“That’s one of the reasons why I’m in this fight to the degree that I am,” she said. “Tech is being used as the vehicle to perpetuate sex trafficking, and I feel strongly about using tech as a vehicle to prevent it and to intervene.”
A large part of her work at Love Never Fails is to leverage technology in middle and high school classrooms across 35 rural counties in California. The goal: to get students and teachers to discuss, identify and prevent trafficking.
Using interactive videos and online modules, teachers and students are trained how to recognize when a fellow student may be the victim of sex trafficking and how to report it.
Tech & Nonprofits
Ehb Teng is a serial entrepreneur and the co-founder of ATHack! Inc., a nonprofit made up of activists and technologists fighting human trafficking. Teng is working to bridge the divide between the technology and nonprofit sectors, something he calls “a tricky proposition.”
Earlier this year, ATHack hosted a first-of-its-kind hackathon in Silicon Valley to connect technologists with NGOs working to stop trafficking. Over 200 participants showed up.
“It was really successful,” Teng said, “but hackathons can be problematic because they seldom provide long term support or funding and projects are left to fend for themselves.”
Because of this, Teng and his team created The ATHack Fellowship Program. The three-month accelerator-like program is designed to support and fund two tech projects—one focused on labor trafficking and another aimed at sex trafficking.
Beginning in October, each team will get $10,000 and mentorship to develop and market their projects through December.
The projects must have a data collection component.
“There’s a hyper focus on prevalence data,” Teng said, “but that doesn’t help us end trafficking. We need to get a better grasp of what’s happening before people are trafficked.”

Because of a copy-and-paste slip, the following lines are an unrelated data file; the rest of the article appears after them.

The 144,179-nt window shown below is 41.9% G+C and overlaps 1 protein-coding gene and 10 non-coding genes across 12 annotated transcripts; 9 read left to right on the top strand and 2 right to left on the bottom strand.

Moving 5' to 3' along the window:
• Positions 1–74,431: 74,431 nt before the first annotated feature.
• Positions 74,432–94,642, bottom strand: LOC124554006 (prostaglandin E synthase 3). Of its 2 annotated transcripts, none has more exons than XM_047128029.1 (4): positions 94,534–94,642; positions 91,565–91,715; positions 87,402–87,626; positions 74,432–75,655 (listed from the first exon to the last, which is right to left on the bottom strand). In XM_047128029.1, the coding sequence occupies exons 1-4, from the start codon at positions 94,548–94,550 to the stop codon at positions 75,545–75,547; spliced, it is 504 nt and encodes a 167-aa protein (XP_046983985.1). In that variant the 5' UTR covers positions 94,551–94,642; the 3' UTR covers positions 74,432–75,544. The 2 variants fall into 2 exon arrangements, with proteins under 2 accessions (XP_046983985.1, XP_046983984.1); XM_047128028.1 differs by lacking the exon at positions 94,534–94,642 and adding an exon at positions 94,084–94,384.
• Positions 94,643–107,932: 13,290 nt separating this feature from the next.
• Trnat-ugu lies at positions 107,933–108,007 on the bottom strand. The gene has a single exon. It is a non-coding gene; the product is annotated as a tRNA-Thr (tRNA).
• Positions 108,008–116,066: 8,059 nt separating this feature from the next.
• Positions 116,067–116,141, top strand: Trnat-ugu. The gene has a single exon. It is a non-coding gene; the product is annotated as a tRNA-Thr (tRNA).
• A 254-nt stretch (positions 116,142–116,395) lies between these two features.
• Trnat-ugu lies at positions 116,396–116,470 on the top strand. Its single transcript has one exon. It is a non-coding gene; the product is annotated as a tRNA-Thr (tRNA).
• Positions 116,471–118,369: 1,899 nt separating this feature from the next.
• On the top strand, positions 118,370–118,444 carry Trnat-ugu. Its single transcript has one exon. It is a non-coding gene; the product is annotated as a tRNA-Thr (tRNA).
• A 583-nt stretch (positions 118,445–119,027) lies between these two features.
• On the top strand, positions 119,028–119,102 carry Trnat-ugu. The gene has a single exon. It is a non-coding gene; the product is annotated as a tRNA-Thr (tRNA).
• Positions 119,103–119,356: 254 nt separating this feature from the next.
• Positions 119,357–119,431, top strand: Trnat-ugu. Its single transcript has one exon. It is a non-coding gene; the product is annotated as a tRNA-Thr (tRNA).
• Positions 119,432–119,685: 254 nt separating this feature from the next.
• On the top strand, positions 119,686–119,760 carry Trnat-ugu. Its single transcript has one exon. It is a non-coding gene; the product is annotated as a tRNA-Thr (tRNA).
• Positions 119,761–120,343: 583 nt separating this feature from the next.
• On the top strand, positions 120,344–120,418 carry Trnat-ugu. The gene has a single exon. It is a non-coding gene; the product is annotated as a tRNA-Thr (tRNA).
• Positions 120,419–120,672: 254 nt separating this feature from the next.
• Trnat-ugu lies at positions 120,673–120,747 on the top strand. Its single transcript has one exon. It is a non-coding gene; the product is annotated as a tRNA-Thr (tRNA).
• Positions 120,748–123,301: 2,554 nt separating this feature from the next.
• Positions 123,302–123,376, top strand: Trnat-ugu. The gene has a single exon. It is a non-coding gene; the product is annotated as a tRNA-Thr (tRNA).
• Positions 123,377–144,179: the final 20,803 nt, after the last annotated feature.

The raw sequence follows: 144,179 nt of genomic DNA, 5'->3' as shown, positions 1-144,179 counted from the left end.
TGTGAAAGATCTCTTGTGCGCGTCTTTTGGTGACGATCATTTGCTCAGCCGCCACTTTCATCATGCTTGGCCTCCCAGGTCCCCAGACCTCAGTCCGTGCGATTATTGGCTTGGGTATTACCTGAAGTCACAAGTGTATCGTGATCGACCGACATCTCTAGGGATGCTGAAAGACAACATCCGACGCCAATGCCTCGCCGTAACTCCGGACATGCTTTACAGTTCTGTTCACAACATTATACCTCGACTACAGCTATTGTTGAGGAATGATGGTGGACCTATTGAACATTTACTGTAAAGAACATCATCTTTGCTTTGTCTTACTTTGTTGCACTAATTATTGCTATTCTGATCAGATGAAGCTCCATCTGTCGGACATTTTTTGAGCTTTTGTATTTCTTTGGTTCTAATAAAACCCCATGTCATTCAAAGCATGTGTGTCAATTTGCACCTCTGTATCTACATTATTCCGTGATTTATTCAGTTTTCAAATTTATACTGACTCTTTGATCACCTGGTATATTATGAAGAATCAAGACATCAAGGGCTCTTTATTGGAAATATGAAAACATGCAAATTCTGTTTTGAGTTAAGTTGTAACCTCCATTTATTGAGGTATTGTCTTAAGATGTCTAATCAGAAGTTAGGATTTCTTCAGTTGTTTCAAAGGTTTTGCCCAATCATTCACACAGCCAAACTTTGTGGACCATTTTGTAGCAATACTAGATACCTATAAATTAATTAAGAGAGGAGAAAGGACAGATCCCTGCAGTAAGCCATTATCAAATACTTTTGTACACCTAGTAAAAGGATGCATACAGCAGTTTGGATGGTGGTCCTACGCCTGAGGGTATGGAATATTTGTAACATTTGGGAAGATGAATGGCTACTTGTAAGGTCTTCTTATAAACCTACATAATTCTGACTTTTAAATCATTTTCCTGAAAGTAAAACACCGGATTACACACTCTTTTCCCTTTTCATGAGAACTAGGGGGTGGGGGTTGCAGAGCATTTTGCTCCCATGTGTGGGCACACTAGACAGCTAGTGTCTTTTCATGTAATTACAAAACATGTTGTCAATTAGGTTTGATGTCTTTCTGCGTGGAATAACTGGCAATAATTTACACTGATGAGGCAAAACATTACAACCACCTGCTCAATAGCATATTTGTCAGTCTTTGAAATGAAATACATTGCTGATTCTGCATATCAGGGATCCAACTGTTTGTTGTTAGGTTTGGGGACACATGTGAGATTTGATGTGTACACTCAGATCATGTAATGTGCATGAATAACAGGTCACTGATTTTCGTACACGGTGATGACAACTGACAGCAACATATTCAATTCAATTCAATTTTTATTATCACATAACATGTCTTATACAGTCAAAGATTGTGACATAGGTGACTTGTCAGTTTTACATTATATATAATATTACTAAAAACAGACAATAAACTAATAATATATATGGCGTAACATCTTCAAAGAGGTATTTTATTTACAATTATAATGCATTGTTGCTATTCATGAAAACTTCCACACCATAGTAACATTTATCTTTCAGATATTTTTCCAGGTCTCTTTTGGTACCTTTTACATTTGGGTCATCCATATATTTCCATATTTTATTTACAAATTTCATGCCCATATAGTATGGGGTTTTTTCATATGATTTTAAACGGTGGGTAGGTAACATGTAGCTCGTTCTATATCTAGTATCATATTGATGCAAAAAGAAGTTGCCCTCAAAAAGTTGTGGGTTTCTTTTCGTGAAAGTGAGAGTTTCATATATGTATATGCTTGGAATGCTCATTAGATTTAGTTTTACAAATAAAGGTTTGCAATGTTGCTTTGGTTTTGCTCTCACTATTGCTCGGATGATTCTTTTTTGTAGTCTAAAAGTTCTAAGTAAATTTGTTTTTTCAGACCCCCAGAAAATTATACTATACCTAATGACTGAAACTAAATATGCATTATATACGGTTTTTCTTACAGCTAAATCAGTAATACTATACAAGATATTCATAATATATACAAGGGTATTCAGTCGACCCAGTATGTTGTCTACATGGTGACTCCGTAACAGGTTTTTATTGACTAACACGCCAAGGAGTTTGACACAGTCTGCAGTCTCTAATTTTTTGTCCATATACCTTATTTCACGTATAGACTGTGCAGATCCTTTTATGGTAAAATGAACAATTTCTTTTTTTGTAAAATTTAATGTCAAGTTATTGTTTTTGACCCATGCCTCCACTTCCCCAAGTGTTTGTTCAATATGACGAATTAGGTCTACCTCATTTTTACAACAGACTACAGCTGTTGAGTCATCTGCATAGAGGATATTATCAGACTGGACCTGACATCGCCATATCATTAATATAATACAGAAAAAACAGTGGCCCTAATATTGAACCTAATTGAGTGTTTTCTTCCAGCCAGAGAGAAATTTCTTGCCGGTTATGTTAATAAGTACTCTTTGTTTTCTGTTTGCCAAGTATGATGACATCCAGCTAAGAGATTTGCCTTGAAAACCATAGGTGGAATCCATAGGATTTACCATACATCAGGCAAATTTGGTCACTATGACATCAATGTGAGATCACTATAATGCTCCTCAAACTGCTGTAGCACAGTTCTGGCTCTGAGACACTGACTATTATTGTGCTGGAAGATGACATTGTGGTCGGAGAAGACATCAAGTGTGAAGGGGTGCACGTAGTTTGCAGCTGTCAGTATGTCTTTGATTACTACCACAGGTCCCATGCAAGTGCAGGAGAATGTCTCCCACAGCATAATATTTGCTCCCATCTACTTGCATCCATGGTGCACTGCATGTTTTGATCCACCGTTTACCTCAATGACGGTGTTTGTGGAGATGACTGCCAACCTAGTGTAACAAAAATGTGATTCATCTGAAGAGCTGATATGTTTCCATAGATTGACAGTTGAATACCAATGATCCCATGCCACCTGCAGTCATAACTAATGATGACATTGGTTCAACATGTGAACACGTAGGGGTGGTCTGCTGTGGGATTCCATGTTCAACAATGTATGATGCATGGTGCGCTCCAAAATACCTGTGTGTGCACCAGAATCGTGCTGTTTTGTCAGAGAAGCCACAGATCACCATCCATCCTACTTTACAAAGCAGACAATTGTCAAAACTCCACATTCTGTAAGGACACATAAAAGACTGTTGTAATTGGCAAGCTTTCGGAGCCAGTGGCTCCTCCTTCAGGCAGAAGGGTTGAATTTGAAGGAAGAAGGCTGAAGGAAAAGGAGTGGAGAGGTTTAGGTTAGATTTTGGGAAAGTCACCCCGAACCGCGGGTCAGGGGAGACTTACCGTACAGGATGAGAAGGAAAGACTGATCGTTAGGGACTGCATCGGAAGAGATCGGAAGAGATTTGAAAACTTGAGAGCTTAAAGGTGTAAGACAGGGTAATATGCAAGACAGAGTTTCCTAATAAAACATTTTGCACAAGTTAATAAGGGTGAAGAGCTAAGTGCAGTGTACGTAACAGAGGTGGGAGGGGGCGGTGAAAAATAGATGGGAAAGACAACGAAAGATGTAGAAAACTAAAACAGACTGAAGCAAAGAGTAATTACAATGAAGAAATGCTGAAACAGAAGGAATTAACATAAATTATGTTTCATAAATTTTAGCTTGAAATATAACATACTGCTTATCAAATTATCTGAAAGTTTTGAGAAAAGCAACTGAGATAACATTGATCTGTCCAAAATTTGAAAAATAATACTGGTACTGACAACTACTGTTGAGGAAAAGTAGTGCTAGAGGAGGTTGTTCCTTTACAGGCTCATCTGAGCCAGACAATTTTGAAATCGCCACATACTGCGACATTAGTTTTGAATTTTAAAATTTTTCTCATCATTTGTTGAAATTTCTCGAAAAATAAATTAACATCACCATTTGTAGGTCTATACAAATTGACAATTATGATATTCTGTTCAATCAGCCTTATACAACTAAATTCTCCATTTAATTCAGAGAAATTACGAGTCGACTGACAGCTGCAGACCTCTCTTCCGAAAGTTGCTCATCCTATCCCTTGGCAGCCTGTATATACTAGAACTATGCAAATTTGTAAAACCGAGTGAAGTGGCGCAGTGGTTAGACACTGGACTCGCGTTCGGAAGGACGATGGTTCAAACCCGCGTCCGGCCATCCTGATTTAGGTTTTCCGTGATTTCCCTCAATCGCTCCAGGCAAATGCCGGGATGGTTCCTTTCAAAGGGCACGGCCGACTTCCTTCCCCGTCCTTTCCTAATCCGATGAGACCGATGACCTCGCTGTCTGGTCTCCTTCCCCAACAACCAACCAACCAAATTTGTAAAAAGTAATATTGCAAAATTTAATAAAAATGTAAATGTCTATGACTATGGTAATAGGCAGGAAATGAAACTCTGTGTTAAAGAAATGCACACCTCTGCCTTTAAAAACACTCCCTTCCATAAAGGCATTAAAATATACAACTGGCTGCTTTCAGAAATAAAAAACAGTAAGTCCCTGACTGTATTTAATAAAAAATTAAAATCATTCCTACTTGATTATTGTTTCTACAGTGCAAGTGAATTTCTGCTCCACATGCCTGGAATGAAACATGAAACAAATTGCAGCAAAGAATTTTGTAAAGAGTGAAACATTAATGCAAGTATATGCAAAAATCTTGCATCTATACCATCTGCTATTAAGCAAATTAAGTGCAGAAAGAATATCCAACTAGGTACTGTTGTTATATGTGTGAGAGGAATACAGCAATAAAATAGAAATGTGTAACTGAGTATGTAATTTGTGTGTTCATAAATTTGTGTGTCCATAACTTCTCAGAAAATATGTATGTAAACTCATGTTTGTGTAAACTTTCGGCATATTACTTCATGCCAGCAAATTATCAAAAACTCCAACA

Data & Reporting
Data is equally important to John Krause, a software engineer who, along with Teng, co-founded Diginido Labs LLC, ATHack’s sister company.
Diginido is a software design and development studio focused on generating tech-based solutions to critical social issues like child sex trafficking and homelessness. The team’s first app was called Labre, a crowd-sourced geo-repository for homeless services that draws from real-time information provided by community members.
“Homelessness and human trafficking go hand in hand,” Krauss said. “It seemed like a logical next step for us to take.”
Similar to Labre, Krause and his colleagues developed GoodTown, an app that collects trafficking reports on minors and adults from law enforcement officials, medical service providers and the general public.
GoodTown users are guided through a three-step process to send a report. Diginido then stores that data and creates a map of where trafficking is being reported. Once a sufficient amount of data is accumulated, GoodTown’s developers plan to share their findings with the appropriate public, private and government sector parties.
“Our biggest push is to gather data,” Krause said, “because we don’t understand what’s happening in our own cities. That’s where we can be the most effective.”